This website is best viewed with CSS and JavaScript enabled.

Anglican priest is first patient of robotic eye surgery

Posted on: September 16, 2016 3:33 PM
The Revd Dr Bill Beaver is the first person in the world to undergo pioneering robotic eye surgery
Photo Credit: Oxford University Hospitals NHS Trust
Related Categories: England, health

[ACNS, by Gavin Drake] An Anglican priest who once served as the head of communications for the Church of England has undergone pioneering eye surgery – by a robot. Currently an associate priest at St Mary the Virgin Church in Iffley, Oxford, the 70-year-old Revd Dr Bill Beaver was the first person in the world to undergo robotic surgery inside the eye. Medics Professor Robert MacLaren and Dr Thomas Edwards used the remotely controlled robot to lift a membrane 100th of a millimetre thick from the retina at the back of Dr Beaver’s right eye.

“The robot needs to operate inside the eye through a single hole that is less than 1mm in diameter and it needs to go in and out of the eye through this same hole during various steps of the procedure, even though the eye may rotate,” a spokesperson for Oxford University Hospitals NHS Trust said.

“The device is designed to eliminate unwanted tremors in the surgeon's hand – such as through their pulse – so tiny surgical manipulations can be safely carried out within the eye. The robot acts like a mechanical hand with seven independent computer-controlled motors resulting in movements as precise as 1,000th of a millimetre in scale.”

For Dr Beaver, a membrane growing on the surface of his retina had contracted and pulled it into an uneven shape, leading to distorted vision described as “looking in a hall of mirrors at a fairground.” The cure is to dissect the 100th of a millimetre-thick membrane without damaging the retina.

“Surgeons can just about do this by slowing their pulse and timing movements between heart beats, but the robot could make it much easier,” the spokesperson said. “Moreover, the robot could enable new, high-precision procedures that are currently out of the reach of the human hand.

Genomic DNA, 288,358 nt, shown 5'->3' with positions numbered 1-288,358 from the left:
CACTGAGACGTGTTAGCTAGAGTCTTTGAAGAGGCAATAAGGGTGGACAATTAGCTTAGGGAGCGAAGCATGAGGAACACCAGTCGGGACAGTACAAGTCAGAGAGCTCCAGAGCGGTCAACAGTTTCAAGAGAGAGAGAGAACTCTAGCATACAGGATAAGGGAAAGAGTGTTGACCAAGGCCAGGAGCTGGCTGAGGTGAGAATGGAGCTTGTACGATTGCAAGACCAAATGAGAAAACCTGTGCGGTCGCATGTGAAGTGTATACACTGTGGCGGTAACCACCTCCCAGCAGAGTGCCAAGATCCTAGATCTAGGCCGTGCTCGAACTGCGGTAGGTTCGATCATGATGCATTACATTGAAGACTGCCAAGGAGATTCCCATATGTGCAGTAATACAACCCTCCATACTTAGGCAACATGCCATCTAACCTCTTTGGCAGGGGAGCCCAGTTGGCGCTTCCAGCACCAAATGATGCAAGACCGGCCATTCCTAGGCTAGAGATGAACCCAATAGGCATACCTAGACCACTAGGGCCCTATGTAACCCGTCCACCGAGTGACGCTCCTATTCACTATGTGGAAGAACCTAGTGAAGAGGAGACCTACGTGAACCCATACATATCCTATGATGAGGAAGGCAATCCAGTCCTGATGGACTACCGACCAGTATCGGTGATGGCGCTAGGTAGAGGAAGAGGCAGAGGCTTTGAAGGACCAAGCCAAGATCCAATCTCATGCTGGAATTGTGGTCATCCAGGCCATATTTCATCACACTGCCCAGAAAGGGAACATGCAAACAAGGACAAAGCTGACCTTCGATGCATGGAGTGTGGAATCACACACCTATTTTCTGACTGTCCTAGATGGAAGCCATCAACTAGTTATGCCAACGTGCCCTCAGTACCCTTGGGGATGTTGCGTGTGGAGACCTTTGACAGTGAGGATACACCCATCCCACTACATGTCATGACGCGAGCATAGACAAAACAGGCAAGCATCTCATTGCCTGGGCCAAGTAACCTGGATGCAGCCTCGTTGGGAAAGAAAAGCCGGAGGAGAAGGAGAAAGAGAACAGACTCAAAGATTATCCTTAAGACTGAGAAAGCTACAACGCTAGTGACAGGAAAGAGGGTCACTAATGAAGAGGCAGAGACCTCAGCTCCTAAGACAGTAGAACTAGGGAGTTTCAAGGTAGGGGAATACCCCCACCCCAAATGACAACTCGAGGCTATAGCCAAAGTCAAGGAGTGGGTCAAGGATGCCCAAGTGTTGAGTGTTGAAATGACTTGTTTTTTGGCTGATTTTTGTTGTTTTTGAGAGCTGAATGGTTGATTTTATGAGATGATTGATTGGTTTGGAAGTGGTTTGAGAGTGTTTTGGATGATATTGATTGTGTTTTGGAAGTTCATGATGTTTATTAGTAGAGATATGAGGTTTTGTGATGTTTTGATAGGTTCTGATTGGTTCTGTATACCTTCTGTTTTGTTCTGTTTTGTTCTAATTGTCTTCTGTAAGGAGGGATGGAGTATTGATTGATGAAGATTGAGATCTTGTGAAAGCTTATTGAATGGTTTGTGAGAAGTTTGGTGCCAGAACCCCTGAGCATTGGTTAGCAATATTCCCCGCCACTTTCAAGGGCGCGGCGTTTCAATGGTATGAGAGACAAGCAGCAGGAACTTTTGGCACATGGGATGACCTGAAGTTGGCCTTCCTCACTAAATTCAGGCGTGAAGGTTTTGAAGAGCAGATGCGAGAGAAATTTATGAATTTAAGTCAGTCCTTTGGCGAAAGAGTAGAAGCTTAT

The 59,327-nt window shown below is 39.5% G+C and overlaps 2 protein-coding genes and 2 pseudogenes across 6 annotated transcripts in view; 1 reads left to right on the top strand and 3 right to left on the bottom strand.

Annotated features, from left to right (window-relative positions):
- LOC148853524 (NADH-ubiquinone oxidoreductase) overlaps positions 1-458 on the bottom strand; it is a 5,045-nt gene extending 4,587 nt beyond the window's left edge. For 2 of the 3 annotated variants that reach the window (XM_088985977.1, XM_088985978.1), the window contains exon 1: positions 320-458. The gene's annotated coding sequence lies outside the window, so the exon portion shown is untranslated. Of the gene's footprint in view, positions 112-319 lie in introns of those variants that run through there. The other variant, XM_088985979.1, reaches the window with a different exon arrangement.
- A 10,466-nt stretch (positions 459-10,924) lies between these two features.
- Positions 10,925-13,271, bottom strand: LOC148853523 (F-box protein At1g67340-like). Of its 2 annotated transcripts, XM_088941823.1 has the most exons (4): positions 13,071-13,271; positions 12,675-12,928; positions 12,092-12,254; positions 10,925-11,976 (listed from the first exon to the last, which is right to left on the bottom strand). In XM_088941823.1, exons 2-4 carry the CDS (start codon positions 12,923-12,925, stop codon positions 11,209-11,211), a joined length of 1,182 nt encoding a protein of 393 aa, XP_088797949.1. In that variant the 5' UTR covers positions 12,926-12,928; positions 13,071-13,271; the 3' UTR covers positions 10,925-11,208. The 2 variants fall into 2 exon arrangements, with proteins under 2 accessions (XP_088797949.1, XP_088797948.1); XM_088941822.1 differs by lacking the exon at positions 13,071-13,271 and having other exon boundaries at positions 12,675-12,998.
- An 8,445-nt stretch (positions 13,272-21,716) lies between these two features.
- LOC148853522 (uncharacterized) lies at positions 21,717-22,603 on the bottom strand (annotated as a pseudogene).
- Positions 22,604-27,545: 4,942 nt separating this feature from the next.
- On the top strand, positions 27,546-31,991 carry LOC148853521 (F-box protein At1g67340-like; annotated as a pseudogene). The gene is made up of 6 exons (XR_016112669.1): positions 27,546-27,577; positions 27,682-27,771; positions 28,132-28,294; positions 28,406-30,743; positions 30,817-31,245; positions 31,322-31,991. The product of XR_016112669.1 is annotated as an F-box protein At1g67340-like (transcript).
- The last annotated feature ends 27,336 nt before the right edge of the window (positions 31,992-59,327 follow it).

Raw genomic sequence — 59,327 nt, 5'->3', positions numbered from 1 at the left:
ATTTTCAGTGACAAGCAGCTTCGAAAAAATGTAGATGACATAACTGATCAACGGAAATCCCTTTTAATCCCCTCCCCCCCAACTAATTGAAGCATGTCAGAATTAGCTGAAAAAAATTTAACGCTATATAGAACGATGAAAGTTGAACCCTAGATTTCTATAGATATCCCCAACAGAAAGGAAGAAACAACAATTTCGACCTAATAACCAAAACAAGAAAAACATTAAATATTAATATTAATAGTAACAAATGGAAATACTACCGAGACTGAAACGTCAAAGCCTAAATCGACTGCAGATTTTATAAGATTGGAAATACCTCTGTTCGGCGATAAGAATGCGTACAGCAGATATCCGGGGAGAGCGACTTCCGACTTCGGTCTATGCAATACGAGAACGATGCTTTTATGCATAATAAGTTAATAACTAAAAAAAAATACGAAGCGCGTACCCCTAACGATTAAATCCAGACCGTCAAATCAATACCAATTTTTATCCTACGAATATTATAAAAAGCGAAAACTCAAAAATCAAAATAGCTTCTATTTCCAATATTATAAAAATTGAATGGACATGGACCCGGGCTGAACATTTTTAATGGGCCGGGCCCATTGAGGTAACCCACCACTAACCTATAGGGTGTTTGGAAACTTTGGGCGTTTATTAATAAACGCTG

“The surgeon uses a joystick and touchscreen outside the eye to control the robot whilst monitoring its progress through the operating microscope. This gives the surgeon a notable advantage as significant movements of the joystick result in tiny movements of the robot.”

“There is no doubt in my mind that we have just witnessed a vision of eye surgery in the future,” Professor MacLaren said after the operation. “Current technology with laser scanners and microscopes allows us to monitor retinal diseases at the microscopic level, but the things we see are beyond the physiological limit of what the human hand can operate on. With a robotic system, we open up a whole new chapter of eye operations that currently cannot be performed.

“This will help to develop novel surgical treatments for blindness, such as gene therapy and stem cells, which need to be inserted under the retina with a high degree of precision.”

Born and brought-up in the US-state of Colorado, Dr Beaver, a veteran of the Vietnam war, spent much of his working life working in communications in the UK. In 1983 he joined the children’s charity Dr Barnardo’s and rebranded it – removing “Dr” from its name. He moved to the Nat West Bank in 1990 as group director of corporate affairs; before joining the Industrial Society as director of marketing two years later.

In 1997 he became director of communications for the Church of England and introduced corporate branding to the Province, including the now-iconic “e” symbol. He was a controversial character and was described as being “direct to the point of brashness.” He left in 2002 to head up communications for the British Red Cross.

Speaking after the pioneering operation, he said: “My sight is coming back. I am delighted that my surgery went so well and I feel honoured to be part of this pioneering research project.”
The hospital spokesperson said that “the current robotic eye surgery trial will involve 12 patients in total and involves operations with increasing complexity. In the first part of the trial, the robot is used to peel membranes off the delicate retina without damaging it. If this part is successful, as has been the case so far, the second phase of the trial will assess how the robot can place a fine needle under the retina and inject fluid through it. This will lead to use of the robot in retinal gene therapy, which is a promising new treatment for blindness which is currently being trialled in a number of centres around the world.

“This follows on from the successful gene therapy trials led by researchers at the Oxford Eye Hospital and includes developing treatments for retinitis pigmentosa, a genetic condition that is one of the most common causes of blindness in young people and age-related macular degeneration, which affects the older age group.”